I saw her, last summer, when visiting my dad. When I was hiding from everyone who wanted to see me but my father, who has always managed to hold me aloft. And who deserved my time then, and the time of his grandson, because his time is much more limited than that of mine, or anyone else I might choose to associate with.

She was at work. At Wal-mart. Behind the deli counter. No longer a girl. A woman. My brain had aged her somewhat, to avoid the uncomfortableness of a woman past 25 longing for a girl she'd known when they were both sixteen.

I aged her wrong. I'd thought of her face, worried about the lines that the life she'd chosen would wear, her bright eyes losing their flare. I hadn't thought of her body at all, because as much lust was mixed with our love, for me, it was always love first and foremost.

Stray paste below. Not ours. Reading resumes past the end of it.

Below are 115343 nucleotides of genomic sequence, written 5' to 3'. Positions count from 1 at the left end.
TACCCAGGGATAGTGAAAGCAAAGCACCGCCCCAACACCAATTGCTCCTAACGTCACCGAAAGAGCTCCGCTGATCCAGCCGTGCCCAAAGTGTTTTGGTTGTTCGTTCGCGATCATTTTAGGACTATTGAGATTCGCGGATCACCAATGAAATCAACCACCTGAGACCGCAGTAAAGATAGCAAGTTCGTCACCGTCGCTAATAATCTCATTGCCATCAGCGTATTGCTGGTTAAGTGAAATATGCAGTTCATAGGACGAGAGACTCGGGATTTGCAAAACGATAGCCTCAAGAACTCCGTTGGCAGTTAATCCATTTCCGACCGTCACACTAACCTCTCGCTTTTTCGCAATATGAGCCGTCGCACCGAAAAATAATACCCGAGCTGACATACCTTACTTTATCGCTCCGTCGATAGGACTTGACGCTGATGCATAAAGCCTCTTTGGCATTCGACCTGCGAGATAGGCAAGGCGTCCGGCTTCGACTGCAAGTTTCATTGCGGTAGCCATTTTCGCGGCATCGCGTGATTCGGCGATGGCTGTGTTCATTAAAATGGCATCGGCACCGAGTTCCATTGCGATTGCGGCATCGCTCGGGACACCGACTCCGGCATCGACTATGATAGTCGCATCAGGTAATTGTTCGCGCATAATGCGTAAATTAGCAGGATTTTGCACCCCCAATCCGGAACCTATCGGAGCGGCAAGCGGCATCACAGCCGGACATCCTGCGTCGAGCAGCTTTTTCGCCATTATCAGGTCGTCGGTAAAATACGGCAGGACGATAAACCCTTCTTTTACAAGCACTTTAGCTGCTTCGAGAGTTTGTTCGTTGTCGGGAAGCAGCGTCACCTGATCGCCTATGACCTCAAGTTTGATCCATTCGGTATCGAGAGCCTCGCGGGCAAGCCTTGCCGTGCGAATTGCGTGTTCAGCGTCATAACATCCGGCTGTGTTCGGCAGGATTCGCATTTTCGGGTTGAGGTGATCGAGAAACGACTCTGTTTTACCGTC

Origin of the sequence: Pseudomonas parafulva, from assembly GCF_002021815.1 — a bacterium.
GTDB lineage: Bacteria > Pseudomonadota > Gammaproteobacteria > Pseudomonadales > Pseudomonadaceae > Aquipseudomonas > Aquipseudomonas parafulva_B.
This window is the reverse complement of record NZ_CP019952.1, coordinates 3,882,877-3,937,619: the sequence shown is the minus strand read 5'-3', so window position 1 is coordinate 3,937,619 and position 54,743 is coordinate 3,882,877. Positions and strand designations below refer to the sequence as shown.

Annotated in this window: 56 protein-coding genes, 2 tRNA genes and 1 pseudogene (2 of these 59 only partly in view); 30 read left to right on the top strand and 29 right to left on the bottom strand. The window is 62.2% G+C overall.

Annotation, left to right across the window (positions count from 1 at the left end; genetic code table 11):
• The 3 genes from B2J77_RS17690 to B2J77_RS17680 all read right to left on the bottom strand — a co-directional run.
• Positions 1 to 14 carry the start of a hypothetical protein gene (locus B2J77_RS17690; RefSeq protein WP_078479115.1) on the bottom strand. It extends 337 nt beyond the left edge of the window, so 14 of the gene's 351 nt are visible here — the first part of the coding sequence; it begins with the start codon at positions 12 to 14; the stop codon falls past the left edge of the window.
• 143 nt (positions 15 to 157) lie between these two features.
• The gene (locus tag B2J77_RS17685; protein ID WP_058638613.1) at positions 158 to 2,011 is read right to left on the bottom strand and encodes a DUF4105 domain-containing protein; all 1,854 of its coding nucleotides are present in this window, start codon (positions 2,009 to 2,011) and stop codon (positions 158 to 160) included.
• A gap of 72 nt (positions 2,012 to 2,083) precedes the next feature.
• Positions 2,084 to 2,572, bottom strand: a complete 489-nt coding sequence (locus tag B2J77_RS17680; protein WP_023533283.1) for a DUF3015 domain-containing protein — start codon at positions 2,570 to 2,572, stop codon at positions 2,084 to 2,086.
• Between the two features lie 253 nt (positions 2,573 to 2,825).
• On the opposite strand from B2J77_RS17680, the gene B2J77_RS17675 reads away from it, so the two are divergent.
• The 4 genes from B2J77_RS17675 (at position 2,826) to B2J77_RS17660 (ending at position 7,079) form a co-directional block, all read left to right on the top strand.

Her face was so much the same it stunned me. I wondered if I'd stepped through a portal when I entered the store, stepped back in time ten years.

As we talked, while she served other customers, I saw I hadn't. Her hair was different, neither her natural brown or the Black No. 1 she'd dyed it later. It was platinum-grey. It made her look like some sort of fairy. It was beautiful, even pulled back and tucked up under a net.

Her body was no longer quite as thin, more flesh on her hips, thighs, bust, arms. My brain instantly reminded me how teenage girl's bodies always freaked me out, so I suppose those changes would be nothing but positive.

If she'd accepted my number. Or given me hers. If she'd accepted my email. If she weren't still so terrified of her husband, or of losing him (I've never been able to tell which, and both options hurt in different ways) that she refuses to associate with someone he told her to stop associating with over a decade ago.

She's still a massive tease. She told me she still has those boots. There's nothing good for me in her. I've got to let her go.